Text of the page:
In 1982, Cech’s research group at the University of Colorado, Boulder, showed that an RNA molecule from Tetrahymena, single-celled pond organisms, cut and rejoined chemical bonds in the complete absence of proteins. The discovery of self-splicing RNA was the first evidence against the long-held belief that proteins always catalyze reactions. RNA enzymes, or ribozymes, efficiently cleave -- and thereby destroy -- viral RNAs.
As an undergraduate at Grinnell College, Tom Cech became interested in physical chemistry. By the time he left, though, he’d realized that his personality wasn’t suited to physical chemistry research.
He discovered, he says in his autobiographyfor the Nobel Foundation, that “I didn’t have a long enough attention span for the elaborate plumbing and electronics of gas-phase chemical physics.” He was then drawn to biological chemistry because “of the almost daily interplay of experimental design, observation, and interpretation.” As a postdoc at MIT, he strengthened his knowledge of biology and, he says, “enjoyed being part of the interactive science scene” there.
As we learn more about the science we study, we often find that we have to change what we hold as truth. We also learn what type of research is most compatible with our personality. We must give ourselves permission to change the text of our lessons and the direction of our studies.
Tom Cech gave himself permission to change his course and became a Noble laureate and, from January 2000 to April 2009, director of the Howard Hughes Medical Institute.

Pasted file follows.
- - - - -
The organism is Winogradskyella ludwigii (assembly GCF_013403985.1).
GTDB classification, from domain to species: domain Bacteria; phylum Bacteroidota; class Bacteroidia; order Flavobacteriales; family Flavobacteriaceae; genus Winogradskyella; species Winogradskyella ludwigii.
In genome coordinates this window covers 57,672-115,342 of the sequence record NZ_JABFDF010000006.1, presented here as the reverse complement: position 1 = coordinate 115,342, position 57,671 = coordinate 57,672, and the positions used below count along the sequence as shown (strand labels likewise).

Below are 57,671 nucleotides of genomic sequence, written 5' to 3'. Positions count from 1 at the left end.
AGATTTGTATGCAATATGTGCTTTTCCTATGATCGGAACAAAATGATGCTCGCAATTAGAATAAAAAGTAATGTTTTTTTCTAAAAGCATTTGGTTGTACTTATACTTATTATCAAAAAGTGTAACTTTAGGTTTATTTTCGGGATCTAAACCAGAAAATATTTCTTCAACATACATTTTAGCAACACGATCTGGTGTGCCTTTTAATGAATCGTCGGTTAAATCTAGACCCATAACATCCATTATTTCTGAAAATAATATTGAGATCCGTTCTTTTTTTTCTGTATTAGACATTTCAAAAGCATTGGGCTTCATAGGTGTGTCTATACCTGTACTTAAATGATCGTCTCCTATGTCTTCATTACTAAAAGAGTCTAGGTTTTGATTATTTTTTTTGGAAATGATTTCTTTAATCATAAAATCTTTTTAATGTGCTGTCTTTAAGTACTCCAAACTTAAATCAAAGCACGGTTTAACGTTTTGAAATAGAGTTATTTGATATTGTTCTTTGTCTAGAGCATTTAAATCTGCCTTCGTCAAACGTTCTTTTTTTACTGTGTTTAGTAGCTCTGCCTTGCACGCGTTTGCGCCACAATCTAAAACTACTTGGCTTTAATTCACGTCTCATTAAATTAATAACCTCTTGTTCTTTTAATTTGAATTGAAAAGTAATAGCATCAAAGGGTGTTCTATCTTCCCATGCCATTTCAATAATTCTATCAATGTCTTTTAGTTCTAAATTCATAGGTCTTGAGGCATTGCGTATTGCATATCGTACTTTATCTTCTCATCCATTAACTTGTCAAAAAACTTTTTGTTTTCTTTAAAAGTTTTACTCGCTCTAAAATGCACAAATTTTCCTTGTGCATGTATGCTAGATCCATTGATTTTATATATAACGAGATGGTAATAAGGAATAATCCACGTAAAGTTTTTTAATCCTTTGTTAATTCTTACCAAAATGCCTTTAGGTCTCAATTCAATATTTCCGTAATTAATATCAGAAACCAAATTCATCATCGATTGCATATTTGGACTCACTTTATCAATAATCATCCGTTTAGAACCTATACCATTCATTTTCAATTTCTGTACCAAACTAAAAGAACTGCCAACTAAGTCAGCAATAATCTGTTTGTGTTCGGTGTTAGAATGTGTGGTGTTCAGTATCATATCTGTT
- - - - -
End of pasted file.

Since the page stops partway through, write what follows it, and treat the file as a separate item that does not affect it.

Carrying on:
On Oct. 5, 2007, three American researchers -- Elizabeth H. Blackburn, Carol W. Greider, and Jack W. Szostak -- were awarded the Nobel Prize in Physiology or Medicine. This marks a milestone because it’s the first time two women have shared a Nobel prize. In a recent online interview, Blackburn said the honor for her and Greider is “a hopeful sign” for women. In the future, she said, people will say, “Oh yes, it’s not too unusual to have women getting Nobel prizes. Two got one this year. I hope it becomes very normal.” You can listen to the scientists’ reactions to The Call announcing their award at the Nobel Web site.
Their story begins with chromosomes, the giant complexes of DNA and proteins found in our cells. When cells divide, they make a copy of each chromosome, so the daughter cell receives a full complement of DNA. The enzymes that control this process can’t quite copy the chromosome all the way to the end, so a little bit of the chromosome is lost every time a cell divides. Enter the telomere and our Nobelists’ research.
Telomeres are short regions of repetitive DNA that sit at the ends of chromosomes but don’t encode any genes. When a cell divides, the telomeres get shorter, not the business part of the chromosomes. With each cell division, the telomeres get shorter. Scientists believe that this telomere shortening is in part responsible for the limited lifespan of most cells. However, some cells, including stem cells that live for the life of an organism, can replace telomeres through the action of the enzyme telomerase.
Telomerase is turned off in most cells, but it’s reactivated in many cancer cells. This allows the cancer cells to replicate many more times than normal. This has opened the possibility of treating cancer by zeroing in on telomerase. Clinical trials are under way to evaluate vaccines directed against cells with elevated telomerase activity.
The Nobelists’ research also opens up a wide range of investigations into the roles that telomeres and telomerase play in aging. This is because as we age, more and more of our cells have shortened telomeres. Some cells with short telomeres die while others “senesce,’ which means they remain in place but can’t divide and have reduced functional capacity. If we have too many senescent cells, normal processes are less efficient, and repairing even minor damage becomes difficult.